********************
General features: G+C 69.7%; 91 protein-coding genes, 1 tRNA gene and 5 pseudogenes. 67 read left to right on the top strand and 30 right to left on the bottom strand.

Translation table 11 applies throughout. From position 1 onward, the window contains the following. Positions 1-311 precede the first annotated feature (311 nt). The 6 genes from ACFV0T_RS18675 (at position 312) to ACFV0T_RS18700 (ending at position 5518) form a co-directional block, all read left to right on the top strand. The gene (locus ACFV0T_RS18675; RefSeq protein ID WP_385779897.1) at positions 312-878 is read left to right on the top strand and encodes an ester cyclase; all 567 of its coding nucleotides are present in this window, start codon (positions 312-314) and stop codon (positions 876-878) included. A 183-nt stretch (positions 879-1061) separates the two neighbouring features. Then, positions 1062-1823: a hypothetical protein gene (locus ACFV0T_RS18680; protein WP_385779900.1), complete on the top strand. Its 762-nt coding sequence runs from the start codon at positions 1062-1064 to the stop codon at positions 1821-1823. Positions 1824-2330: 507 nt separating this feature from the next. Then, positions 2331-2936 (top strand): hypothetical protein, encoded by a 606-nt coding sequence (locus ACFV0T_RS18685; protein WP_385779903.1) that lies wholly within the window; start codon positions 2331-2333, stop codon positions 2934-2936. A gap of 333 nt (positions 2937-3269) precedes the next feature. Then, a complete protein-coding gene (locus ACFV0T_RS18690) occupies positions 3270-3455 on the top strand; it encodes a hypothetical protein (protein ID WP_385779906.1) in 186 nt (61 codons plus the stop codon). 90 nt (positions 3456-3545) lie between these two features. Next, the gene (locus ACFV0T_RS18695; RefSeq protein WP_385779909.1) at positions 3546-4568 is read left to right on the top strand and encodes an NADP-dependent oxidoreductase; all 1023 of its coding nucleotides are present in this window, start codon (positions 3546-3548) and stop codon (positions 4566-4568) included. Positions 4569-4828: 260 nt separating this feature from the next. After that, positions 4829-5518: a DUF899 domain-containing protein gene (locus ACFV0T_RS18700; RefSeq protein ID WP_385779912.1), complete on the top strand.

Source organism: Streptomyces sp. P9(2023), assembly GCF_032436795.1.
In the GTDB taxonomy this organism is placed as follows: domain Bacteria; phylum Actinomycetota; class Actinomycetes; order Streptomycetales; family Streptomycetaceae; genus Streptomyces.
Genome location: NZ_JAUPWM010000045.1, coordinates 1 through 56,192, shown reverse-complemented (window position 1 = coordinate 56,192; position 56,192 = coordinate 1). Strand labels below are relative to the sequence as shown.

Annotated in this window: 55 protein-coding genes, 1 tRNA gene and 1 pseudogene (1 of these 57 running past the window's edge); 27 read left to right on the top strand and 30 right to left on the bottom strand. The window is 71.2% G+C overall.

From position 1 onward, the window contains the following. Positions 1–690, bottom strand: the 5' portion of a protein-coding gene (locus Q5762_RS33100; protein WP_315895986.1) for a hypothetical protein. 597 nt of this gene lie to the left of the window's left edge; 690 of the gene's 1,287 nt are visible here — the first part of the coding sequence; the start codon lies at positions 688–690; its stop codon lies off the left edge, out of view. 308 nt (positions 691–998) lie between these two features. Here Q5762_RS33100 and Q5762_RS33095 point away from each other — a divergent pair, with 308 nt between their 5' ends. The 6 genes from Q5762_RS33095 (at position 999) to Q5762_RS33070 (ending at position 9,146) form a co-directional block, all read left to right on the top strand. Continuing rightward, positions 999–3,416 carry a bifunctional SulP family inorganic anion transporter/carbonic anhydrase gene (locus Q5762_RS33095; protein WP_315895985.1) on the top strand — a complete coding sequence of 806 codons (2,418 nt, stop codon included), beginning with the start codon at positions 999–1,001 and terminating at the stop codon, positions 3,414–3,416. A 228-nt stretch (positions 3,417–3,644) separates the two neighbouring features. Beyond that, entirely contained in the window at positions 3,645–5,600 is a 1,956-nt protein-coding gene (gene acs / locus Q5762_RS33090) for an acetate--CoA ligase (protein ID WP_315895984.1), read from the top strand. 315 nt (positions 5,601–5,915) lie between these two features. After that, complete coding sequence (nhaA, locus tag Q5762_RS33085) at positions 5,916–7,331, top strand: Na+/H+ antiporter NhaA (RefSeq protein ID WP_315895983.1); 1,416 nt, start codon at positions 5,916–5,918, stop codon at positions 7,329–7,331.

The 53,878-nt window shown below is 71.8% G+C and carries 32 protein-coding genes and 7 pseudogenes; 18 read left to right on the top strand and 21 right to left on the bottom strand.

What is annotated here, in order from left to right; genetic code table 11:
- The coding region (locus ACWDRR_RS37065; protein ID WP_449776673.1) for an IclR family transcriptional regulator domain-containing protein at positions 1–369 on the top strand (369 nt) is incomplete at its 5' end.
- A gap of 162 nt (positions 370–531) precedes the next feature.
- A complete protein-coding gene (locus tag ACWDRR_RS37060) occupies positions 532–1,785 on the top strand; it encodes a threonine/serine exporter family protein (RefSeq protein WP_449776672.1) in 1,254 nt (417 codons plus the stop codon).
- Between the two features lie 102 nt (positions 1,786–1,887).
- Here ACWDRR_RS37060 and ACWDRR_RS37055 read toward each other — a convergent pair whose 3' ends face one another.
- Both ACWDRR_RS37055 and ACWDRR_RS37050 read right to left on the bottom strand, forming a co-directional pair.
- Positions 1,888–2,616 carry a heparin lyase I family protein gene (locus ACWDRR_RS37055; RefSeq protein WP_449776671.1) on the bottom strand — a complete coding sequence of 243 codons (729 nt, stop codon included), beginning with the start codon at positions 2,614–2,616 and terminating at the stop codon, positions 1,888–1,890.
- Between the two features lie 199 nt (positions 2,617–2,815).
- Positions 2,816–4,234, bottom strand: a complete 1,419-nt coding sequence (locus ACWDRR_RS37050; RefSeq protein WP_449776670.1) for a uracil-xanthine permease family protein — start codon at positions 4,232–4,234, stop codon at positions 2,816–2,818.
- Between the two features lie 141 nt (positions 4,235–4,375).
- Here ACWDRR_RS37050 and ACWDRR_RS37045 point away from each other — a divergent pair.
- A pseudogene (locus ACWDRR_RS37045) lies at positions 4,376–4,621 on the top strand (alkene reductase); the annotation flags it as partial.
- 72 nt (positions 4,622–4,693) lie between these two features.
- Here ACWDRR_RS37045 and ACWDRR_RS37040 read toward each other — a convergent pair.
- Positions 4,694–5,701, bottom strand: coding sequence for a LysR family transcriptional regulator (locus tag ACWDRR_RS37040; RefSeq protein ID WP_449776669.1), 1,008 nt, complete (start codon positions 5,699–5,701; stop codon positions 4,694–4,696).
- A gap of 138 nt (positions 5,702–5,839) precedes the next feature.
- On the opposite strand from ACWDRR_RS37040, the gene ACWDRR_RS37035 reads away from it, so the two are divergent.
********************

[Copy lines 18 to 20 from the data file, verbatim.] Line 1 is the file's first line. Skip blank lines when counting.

- Positions 2,816–4,234, bottom strand: a complete 1,419-nt coding sequence (locus ACWDRR_RS37050; RefSeq protein WP_449776670.1) for a uracil-xanthine permease family protein — start codon at positions 4,232–4,234, stop codon at positions 2,816–2,818.
- Between the two features lie 141 nt (positions 4,235–4,375).
- Here ACWDRR_RS37050 and ACWDRR_RS37045 point away from each other — a divergent pair.